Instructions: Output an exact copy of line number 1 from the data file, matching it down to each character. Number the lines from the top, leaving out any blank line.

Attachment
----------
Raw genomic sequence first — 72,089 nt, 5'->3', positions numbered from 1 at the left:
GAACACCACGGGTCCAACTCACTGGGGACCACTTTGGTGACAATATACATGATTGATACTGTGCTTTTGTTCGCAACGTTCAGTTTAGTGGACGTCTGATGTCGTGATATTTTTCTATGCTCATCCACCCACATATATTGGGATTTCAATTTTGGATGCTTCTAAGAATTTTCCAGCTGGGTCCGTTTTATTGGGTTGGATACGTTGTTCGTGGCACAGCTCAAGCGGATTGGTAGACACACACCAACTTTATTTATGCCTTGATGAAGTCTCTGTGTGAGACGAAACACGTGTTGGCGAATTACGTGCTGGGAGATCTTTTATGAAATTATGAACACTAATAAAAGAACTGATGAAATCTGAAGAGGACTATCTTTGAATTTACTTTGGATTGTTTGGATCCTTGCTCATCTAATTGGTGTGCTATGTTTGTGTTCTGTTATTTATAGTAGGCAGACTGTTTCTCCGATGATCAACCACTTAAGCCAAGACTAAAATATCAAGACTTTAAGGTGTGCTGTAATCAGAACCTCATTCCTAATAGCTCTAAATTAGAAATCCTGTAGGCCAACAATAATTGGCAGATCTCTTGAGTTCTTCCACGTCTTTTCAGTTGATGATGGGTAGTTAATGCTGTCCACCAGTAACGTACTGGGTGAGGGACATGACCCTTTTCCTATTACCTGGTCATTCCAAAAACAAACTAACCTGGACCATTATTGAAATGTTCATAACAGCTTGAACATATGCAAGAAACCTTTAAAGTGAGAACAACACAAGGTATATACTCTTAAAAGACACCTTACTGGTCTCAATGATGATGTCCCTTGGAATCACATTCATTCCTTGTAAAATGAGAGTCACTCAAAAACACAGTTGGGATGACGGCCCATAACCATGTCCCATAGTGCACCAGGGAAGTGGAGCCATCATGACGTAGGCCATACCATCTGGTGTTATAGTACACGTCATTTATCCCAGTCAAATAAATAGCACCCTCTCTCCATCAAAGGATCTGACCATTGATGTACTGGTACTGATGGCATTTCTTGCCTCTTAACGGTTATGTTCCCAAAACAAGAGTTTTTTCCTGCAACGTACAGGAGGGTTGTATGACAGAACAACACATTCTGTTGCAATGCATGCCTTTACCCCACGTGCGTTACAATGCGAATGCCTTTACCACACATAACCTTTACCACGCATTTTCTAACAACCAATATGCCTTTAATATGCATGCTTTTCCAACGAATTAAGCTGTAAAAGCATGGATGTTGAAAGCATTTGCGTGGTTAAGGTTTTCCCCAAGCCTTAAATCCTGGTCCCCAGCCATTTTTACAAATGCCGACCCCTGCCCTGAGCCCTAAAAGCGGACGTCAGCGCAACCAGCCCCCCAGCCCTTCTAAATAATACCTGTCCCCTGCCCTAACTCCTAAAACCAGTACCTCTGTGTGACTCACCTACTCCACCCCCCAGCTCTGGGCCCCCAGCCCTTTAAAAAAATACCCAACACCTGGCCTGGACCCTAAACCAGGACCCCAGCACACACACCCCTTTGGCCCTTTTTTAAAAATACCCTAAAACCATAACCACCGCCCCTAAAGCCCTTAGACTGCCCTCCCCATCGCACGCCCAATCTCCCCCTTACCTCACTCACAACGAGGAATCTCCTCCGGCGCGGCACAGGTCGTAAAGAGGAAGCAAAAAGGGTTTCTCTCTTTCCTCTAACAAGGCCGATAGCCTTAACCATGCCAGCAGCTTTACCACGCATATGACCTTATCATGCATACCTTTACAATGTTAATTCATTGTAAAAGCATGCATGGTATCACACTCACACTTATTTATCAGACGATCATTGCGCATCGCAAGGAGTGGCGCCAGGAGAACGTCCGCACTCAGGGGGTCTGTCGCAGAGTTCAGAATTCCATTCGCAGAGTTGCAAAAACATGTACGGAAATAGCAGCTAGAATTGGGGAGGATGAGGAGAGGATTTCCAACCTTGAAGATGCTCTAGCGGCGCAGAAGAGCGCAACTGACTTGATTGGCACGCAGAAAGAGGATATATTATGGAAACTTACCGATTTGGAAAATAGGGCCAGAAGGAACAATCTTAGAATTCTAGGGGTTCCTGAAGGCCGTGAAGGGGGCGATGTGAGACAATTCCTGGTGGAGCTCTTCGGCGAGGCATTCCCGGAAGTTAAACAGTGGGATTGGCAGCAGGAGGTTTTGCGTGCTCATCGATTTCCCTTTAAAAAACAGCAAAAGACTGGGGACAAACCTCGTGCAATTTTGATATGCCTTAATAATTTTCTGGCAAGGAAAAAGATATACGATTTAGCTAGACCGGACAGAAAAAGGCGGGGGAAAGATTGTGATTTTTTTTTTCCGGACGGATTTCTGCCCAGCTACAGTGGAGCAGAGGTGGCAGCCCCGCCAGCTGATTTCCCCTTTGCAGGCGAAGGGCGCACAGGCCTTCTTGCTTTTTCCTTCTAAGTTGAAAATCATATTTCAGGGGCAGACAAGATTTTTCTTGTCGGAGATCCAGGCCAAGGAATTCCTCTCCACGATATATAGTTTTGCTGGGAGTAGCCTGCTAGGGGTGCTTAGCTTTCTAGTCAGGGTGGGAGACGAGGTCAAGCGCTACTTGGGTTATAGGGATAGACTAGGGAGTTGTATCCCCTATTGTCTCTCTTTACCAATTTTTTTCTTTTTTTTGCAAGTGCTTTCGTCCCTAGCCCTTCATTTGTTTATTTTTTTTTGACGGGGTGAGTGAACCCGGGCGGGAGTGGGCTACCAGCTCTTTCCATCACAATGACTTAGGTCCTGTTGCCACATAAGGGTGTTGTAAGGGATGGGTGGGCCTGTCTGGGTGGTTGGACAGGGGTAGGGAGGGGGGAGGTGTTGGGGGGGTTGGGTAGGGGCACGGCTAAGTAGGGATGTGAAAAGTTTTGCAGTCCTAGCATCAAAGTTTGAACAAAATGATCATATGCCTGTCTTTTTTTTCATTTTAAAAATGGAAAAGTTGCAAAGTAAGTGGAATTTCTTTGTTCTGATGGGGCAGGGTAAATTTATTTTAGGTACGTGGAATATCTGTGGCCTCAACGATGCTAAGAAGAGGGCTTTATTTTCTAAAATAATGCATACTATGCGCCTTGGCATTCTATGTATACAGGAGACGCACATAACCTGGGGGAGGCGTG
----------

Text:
Raw genomic sequence first — 72,089 nt, 5'->3', positions numbered from 1 at the left: